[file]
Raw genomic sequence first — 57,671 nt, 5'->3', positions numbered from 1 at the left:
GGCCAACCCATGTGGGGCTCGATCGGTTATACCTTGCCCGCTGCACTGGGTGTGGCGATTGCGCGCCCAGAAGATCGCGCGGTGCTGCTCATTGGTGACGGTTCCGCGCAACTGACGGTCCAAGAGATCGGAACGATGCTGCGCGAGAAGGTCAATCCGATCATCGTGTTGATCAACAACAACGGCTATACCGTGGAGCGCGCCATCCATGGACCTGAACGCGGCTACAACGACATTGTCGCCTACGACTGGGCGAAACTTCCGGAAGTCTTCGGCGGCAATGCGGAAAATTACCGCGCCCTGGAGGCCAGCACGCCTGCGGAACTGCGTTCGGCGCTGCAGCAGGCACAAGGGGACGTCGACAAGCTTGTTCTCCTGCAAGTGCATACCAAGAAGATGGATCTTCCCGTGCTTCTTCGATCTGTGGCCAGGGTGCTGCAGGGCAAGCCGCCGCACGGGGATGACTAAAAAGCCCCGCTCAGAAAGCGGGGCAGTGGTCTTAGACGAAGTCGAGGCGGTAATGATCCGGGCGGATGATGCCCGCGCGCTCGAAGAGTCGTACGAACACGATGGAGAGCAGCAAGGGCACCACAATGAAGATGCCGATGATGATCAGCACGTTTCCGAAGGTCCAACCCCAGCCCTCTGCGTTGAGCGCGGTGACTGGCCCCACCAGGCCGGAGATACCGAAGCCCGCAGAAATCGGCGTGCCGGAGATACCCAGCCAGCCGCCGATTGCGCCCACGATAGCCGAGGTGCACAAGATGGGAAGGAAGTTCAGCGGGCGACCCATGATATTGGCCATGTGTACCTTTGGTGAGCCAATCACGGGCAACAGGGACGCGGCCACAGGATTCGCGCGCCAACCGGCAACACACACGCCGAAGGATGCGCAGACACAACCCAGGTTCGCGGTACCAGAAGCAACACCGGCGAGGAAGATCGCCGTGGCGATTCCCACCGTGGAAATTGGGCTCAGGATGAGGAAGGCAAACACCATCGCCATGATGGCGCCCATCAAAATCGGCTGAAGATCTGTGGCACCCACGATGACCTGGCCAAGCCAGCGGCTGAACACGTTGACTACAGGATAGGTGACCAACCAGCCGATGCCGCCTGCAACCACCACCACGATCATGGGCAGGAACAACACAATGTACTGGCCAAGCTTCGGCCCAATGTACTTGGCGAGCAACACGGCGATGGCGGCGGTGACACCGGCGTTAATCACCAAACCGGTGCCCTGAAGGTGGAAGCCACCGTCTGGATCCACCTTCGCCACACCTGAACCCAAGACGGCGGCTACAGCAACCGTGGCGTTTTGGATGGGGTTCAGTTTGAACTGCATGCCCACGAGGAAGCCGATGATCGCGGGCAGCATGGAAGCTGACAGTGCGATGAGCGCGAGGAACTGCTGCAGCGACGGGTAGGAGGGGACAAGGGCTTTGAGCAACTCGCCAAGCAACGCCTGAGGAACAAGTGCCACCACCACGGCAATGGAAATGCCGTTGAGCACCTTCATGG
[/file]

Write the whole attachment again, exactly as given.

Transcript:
Raw genomic sequence first — 57,671 nt, 5'->3', positions numbered from 1 at the left:
GGCCAACCCATGTGGGGCTCGATCGGTTATACCTTGCCCGCTGCACTGGGTGTGGCGATTGCGCGCCCAGAAGATCGCGCGGTGCTGCTCATTGGTGACGGTTCCGCGCAACTGACGGTCCAAGAGATCGGAACGATGCTGCGCGAGAAGGTCAATCCGATCATCGTGTTGATCAACAACAACGGCTATACCGTGGAGCGCGCCATCCATGGACCTGAACGCGGCTACAACGACATTGTCGCCTACGACTGGGCGAAACTTCCGGAAGTCTTCGGCGGCAATGCGGAAAATTACCGCGCCCTGGAGGCCAGCACGCCTGCGGAACTGCGTTCGGCGCTGCAGCAGGCACAAGGGGACGTCGACAAGCTTGTTCTCCTGCAAGTGCATACCAAGAAGATGGATCTTCCCGTGCTTCTTCGATCTGTGGCCAGGGTGCTGCAGGGCAAGCCGCCGCACGGGGATGACTAAAAAGCCCCGCTCAGAAAGCGGGGCAGTGGTCTTAGACGAAGTCGAGGCGGTAATGATCCGGGCGGATGATGCCCGCGCGCTCGAAGAGTCGTACGAACACGATGGAGAGCAGCAAGGGCACCACAATGAAGATGCCGATGATGATCAGCACGTTTCCGAAGGTCCAACCCCAGCCCTCTGCGTTGAGCGCGGTGACTGGCCCCACCAGGCCGGAGATACCGAAGCCCGCAGAAATCGGCGTGCCGGAGATACCCAGCCAGCCGCCGATTGCGCCCACGATAGCCGAGGTGCACAAGATGGGAAGGAAGTTCAGCGGGCGACCCATGATATTGGCCATGTGTACCTTTGGTGAGCCAATCACGGGCAACAGGGACGCGGCCACAGGATTCGCGCGCCAACCGGCAACACACACGCCGAAGGATGCGCAGACACAACCCAGGTTCGCGGTACCAGAAGCAACACCGGCGAGGAAGATCGCCGTGGCGATTCCCACCGTGGAAATTGGGCTCAGGATGAGGAAGGCAAACACCATCGCCATGATGGCGCCCATCAAAATCGGCTGAAGATCTGTGGCACCCACGATGACCTGGCCAAGCCAGCGGCTGAACACGTTGACTACAGGATAGGTGACCAACCAGCCGATGCCGCCTGCAACCACCACCACGATCATGGGCAGGAACAACACAATGTACTGGCCAAGCTTCGGCCCAATGTACTTGGCGAGCAACACGGCGATGGCGGCGGTGACACCGGCGTTAATCACCAAACCGGTGCCCTGAAGGTGGAAGCCACCGTCTGGATCCACCTTCGCCACACCTGAACCCAAGACGGCGGCTACAGCAACCGTGGCGTTTTGGATGGGGTTCAGTTTGAACTGCATGCCCACGAGGAAGCCGATGATCGCGGGCAGCATGGAAGCTGACAGTGCGATGAGCGCGAGGAACTGCTGCAGCGACGGGTAGGAGGGGACAAGGGCTTTGAGCAACTCGCCAAGCAACGCCTGAGGAACAAGTGCCACCACCACGGCAATGGAAATGCCGTTGAGCACCTTCATGG